In the previous part of our Bioware retrospective, we looked at the developer’s beginnings, from Baldur’s Gate through to their first steps away from licensed gameworlds in Jade Empire.
We picked a party member from each game along the way – some of whom are getting restless and are itching to set off in search of adventure.
Here, we complete our look at Bioware’s back catalogue, as well as looking to what the future holds. And we’ll make some new friends along the way…
In 2007, Bioware released what has proven to be one of their most successful and popular games to date: Mass Effect. Originally released for the XBox 360 and later on the Windows platform, Mass Effect represented a significant step up from Bioware’s previous games.
Graphically, the game took full advantage of the next-gen hardware at its disposal, and Mass Effect therefore took on a dramatic, cinematic visual style; with well-rendered characters and film-grain and depth of field camera effects.
The additional capabilities of the new hardware also allowed Bioware to cram in a huge amount of gameplay – which, although in reality limited to key locations relevant to the Mass Effect’s exciting plot – felt galaxy-spanning in scope.
As with Jade Empire before it, its appearance on the 360 introduced more action into the RPG dynamic; at times, Mass Effect felt like a tactical third-person shooter, taking cues from Gears of War and similar action-based sci-fi epics.
But, of course, this was a Bioware game. Freed from the backstories and settings of licensed properties, the Canadian developers had the freedom to tell the story they wanted to tell, in a unique and richly-detailed setting. The Mass Effect universe can almost be thought of as a reverse of the Star Trek mythos. Whereas Kirk and his crew represent the alien-bashing, frontier-expanding side of humans in space, in Bioware’s setting humans are latecomers to the galactic party. A Council, consisting of representatives from the three dominant alien species, rules over the galaxy from The Citadel, its centre of power and political influence. Humankind is at best thought of as a mild diversion; at worst as a target to be exterminated.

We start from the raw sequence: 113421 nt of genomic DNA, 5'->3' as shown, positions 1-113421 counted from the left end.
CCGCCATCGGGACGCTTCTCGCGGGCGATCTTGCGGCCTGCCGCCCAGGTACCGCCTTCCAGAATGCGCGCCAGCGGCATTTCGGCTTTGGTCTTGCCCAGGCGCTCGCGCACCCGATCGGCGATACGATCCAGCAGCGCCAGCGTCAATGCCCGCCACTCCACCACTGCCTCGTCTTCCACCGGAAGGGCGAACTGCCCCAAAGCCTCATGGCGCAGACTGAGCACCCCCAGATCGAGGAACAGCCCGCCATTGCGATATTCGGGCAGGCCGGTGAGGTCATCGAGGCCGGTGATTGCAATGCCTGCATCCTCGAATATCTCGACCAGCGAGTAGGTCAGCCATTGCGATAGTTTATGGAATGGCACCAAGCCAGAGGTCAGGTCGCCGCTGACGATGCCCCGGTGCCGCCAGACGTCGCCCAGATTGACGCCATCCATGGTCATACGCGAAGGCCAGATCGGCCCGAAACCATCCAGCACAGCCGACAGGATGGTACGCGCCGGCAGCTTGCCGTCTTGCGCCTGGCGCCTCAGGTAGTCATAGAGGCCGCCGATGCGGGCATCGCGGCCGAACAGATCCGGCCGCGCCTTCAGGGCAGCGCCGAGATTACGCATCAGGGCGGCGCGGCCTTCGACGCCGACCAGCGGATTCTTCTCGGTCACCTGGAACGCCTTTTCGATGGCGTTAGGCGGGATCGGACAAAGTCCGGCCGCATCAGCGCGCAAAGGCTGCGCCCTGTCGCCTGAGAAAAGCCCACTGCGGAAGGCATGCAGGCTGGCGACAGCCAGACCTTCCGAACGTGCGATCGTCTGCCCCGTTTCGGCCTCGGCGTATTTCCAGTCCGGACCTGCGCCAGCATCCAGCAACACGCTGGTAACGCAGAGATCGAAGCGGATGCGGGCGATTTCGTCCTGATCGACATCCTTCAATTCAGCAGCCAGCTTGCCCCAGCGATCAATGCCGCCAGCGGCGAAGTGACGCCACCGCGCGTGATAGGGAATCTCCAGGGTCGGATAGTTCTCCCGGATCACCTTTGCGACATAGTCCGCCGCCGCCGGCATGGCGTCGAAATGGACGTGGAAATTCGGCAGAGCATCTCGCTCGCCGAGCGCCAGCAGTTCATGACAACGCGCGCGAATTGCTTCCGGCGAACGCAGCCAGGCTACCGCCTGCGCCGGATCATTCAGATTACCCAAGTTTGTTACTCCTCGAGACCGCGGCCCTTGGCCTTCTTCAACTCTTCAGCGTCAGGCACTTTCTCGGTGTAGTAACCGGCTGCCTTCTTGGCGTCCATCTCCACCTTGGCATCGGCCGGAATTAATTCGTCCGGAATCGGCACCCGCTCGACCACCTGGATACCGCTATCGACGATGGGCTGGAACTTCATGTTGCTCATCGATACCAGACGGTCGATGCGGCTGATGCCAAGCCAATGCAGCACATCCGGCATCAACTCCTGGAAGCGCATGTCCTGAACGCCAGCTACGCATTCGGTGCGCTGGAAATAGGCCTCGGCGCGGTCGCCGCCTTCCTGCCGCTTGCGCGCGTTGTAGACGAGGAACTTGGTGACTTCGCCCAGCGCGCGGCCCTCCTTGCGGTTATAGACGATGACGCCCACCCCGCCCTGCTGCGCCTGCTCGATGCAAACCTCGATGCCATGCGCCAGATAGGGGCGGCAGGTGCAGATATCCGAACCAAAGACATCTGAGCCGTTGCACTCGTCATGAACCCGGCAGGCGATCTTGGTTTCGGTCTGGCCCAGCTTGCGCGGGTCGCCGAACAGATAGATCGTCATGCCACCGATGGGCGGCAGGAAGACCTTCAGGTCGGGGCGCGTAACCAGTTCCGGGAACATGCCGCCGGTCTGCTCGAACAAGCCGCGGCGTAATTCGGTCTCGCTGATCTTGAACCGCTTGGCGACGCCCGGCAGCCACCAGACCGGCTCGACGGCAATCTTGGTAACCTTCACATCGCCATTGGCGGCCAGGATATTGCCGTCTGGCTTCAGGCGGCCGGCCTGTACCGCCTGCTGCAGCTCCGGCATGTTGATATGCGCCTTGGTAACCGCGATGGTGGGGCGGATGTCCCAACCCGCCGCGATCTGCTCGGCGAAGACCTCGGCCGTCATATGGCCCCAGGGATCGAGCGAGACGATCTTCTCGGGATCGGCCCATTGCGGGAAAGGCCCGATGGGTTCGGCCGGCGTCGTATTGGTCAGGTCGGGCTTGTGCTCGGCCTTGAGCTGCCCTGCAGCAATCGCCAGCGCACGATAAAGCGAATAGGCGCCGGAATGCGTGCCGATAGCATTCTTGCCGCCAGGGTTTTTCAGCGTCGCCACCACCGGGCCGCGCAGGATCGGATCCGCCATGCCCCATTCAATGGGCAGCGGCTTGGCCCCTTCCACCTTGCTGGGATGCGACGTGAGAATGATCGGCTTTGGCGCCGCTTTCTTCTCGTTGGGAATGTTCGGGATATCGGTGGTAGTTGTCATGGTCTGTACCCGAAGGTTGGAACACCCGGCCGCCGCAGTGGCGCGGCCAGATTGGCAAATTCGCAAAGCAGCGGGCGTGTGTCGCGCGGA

You step therefore into the ill thought-of shoes of veteran human soldier Commander Shephard, and are soon embroiled in a deep and morally complex quest to save the galaxy from ever-increasing peril. Along the way, you command the SSV Normandy, a spaceship capable of travelling through the Mass Relays, gigantic teleportation devices. Aided and abetted by a crew of fellow humans, alien scientists and fierce lizard-like warriors, you end up being in a position where you – and humanity itself – are able to influence the course of galactic events forever.
Although the setting is unique and extremely well-detailed, Mass Effect does contain some RPG elements which are familiar. Statistics, skill points, configurable weapons and biotics (similar to the Force in Star Wars) all add to the deep and rewarding experience.
So, who from the crew of outcasts, renegades and desperadoes should we pick? Our party’s already well-balanced on the combat and stealth fronts, so we’re naturally drawn to the exciting world of biotics. We feel the extensive knowledge of ancient technology and unmatchable skills of Dr. Liara T’Soni will come in handy for whatever we have to face, so we respectfully ask this Asari scientist to join our ranks (and we know Mission Vao will be delighted to have another blue-skinned alien on board).
Sonic Chronicles: The Dark Brotherhood
As team Bioware locked themselves away for another few years to work on epic sequels and new games, they allowed themselves a couple of brief forays into the handheld gaming market. The second of these, released in 2009 for the iPhone, was Mass Effect Galaxy, a small top-down shooter which spanned the events between the two main games.